Bankix Systems Ltd. releases a new e-book titled “The American Health System in Perspective”.
Oct 30, 2006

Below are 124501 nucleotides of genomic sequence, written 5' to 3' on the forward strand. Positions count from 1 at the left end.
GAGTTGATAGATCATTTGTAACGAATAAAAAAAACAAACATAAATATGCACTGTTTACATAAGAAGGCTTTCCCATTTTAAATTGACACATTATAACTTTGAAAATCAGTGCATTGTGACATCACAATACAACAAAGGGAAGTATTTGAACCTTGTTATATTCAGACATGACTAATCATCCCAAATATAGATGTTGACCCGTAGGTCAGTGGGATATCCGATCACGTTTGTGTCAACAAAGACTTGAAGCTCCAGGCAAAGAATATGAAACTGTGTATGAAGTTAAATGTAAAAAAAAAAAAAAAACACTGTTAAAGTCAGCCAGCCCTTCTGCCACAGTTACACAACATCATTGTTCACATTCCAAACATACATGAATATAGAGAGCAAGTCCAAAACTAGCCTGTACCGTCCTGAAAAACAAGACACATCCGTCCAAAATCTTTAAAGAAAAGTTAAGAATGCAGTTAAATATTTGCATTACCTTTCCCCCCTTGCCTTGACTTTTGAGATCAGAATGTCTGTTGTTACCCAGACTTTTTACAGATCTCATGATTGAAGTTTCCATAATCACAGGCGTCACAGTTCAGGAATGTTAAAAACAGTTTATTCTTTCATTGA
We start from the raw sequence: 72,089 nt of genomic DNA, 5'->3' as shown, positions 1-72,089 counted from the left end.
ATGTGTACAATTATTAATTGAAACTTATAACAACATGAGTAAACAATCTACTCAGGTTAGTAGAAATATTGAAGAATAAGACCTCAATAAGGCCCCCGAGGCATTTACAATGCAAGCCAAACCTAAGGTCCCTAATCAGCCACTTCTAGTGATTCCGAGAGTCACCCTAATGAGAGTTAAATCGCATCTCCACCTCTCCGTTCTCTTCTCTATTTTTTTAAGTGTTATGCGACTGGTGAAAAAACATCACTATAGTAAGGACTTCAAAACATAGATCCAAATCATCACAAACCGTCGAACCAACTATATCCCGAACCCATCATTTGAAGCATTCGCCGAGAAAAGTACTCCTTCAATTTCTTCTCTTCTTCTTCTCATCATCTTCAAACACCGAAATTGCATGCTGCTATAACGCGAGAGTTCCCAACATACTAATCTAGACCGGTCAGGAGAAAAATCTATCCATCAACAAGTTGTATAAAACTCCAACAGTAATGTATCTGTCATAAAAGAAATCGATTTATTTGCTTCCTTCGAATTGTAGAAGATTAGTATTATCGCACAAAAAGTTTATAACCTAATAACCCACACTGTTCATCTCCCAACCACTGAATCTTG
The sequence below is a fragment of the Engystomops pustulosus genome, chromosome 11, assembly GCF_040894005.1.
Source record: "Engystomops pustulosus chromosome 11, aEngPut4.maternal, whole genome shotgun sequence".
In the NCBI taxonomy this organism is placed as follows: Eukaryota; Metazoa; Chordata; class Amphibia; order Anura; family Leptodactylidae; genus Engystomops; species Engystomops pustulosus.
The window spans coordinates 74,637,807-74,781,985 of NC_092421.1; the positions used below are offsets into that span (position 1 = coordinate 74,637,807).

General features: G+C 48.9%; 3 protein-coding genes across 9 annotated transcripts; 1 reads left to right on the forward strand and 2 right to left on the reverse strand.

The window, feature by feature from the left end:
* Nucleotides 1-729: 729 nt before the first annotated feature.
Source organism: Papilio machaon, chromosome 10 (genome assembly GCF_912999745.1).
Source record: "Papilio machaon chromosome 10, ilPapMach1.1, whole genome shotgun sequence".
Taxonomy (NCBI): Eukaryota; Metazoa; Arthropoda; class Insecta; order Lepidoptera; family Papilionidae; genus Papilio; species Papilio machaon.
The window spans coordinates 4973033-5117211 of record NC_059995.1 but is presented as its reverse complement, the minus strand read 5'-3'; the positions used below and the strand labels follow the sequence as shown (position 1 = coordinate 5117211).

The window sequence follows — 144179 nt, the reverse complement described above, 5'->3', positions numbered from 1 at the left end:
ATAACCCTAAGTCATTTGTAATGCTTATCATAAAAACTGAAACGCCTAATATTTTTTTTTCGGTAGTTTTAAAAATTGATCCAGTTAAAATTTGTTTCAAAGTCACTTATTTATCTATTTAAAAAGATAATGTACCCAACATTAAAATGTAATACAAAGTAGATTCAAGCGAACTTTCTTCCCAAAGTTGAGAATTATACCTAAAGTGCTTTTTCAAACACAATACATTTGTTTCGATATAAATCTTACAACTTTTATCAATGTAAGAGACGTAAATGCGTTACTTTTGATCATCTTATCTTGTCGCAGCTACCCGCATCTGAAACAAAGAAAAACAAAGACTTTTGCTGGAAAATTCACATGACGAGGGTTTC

The American health system is in flux. Health spending is soaring, over 15% of the country’s gross domestic product (GDP,) and increasing. Its scorecard seems not to reflect this increasing expenditure. Some economists would argue that the country could actually spend increasing amounts of money on health so long as it reduces the costs of healthcare delivery, which would in turn eventually reduce spending. However, studies indicate that American citizens are not necessarily healthier than those of other countries are that spend comparatively less on health. What then is the rationale for this increasing health spending, many would ask. Does the country need to overhaul its health system? That healthcare is playing a relatively minor role in contemporary politicking does not diminish the concern of the ordinary American about the adverse effects of increasing healthcare costs on the wallet, on the one hand and of the potential and more pervasive effects of what some would consider the alarming discrepancy between health spending and healthcare costs on the other. These considerations regardless, to hold that it does not make at least intuitive sense for the strategic intent of the country’s health system to be to deliver qualitative health services efficiently, simultaneously reducing healthcare costs, the dual healthcare delivery objectives to which all health systems should in fact aspire, would be most probably tenuous. Furthermore, that the idea of health sector reform has not gained national prominence since the early nineties is instructive, perhaps of a collective perplexity of the seeming cacophony of often elegant but apparently ineffectual ideas that have characterized attempts in different quarters to fix the health system lately. Yet, we confront potential and real threats to the overall well-being of many in the country on an ongoing basis, Hurricane Katrina, and H5N1 avian influenza sobering, latent festering loci of focused action on the issues on which we were lacking, and of which action one might ask what we should await to propel. Should Americans have to pay increasingly more out-of-pocket health expenses for healthcare to feature on the national political and policy agenda? The endless debates on healthcare cost-sharing formulae highlight the nuance of healthcare delivery issues that should force a reorientation regarding current perceptions of the health system, the essential ingredient of health sector reform more apposite to the inevitable pattern of the evolution of healthcare delivery in the country. The question therefore is not whether the country needs another health sector reform, but the probable consequences of a coalescing conglomerate of disparate forces, agents, and principals alike, whose maneuverings are sometimes even antithetical, for a variety of reasons, the noble objectives nonetheless thwarted, left to persist. It becomes therefore moot that health sector is sine qua non to the achievement of the dual healthcare delivery objectives conducted without due cognizance of the peculiarities of its re-conceptualization in its entirety. It is for example an essential ingredient of any health sector reform to attempt to eliminate inequities in access to health services, which yet we could scarcely have achieved, ignoring for say, racial disparities in such access, those regarding a particular race that might not be to the degree of those of some more prominent others. The e-book examines in-depth the American health system from these perspectives, in an effort to illuminate the potential issues germane to an all-inclusive reformation attuned to the requirements of contemporary health systems emerging into and blending with the evolutionary forces that would shape future healthcare delivery in the country whose atavistic tendencies are already self-evident. We would therefore embark on this dialectic, our scaling multidirectional, in keeping with the core of the reinvention process that the country’s health system crucially needs, a certain flexibility that spawns and nurtures creativity, which in turn engenders quality, the perpetual pursuit of which the various issues and processes revealed would dictate in tandem with the solutions that also emerge. This e-book would interest doctors and other healthcare professionals, and hospital staff and executives. It would also be useful to policymakers, health insurance firms, software vendors and other healthcare ICT firms, the public, health advocacy groups, the media, government agencies, health insurance companies, industry analysts and leaders, and other healthcare stakeholders.